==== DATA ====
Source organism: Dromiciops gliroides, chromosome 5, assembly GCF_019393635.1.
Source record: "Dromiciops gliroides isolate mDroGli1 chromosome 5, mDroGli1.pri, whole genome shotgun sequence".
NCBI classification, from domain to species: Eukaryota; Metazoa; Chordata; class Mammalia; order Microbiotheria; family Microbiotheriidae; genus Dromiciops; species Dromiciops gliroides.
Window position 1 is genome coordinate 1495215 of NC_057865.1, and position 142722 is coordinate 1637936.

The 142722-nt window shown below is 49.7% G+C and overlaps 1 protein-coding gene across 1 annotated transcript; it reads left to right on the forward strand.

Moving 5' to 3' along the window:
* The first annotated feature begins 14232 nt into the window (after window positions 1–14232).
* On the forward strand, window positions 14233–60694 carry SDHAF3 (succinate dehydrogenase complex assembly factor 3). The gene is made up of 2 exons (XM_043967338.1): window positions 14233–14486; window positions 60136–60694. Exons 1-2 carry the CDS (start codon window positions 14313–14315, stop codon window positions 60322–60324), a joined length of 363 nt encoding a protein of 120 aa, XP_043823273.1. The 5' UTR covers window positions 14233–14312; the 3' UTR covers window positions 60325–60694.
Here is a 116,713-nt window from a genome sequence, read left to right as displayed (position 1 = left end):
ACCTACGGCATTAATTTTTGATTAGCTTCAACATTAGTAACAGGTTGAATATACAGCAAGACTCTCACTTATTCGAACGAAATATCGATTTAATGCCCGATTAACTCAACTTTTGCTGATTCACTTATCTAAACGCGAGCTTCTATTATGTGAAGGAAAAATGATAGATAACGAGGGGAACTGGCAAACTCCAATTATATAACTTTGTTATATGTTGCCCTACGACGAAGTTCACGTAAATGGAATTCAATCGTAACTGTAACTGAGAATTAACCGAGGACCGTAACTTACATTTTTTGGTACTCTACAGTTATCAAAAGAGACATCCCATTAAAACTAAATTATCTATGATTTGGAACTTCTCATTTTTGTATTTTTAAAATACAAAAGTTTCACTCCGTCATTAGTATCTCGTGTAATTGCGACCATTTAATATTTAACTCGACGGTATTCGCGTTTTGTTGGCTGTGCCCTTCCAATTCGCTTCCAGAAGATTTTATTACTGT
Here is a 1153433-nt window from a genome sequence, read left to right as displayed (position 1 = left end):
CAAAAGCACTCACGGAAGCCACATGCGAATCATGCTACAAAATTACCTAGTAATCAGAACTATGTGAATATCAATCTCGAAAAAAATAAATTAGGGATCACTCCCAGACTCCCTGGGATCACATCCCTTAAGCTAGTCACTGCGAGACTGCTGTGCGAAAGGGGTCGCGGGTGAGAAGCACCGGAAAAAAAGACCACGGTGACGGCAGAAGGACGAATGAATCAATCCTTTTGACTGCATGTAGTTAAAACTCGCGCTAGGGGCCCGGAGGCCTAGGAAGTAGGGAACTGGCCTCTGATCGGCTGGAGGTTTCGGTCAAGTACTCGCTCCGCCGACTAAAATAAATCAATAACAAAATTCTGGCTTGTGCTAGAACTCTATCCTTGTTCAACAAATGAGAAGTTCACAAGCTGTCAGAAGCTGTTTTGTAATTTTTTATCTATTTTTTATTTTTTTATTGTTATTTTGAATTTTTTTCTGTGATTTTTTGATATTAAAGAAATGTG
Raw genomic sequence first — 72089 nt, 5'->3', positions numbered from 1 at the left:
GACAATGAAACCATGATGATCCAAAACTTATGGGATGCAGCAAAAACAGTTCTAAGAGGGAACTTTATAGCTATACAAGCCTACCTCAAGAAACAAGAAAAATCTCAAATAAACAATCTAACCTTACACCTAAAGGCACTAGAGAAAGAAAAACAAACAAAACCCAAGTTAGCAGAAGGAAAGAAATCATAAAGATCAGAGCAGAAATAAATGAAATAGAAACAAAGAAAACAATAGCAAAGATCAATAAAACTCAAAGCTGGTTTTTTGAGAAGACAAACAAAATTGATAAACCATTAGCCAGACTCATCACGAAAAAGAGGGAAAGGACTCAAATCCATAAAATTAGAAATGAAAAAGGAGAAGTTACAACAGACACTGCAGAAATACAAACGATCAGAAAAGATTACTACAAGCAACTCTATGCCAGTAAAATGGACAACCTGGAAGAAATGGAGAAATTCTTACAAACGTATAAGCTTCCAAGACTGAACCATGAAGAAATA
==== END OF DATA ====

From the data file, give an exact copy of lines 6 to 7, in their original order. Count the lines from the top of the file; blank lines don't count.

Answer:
Moving 5' to 3' along the window:
* The first annotated feature begins 14232 nt into the window (after window positions 1–14232).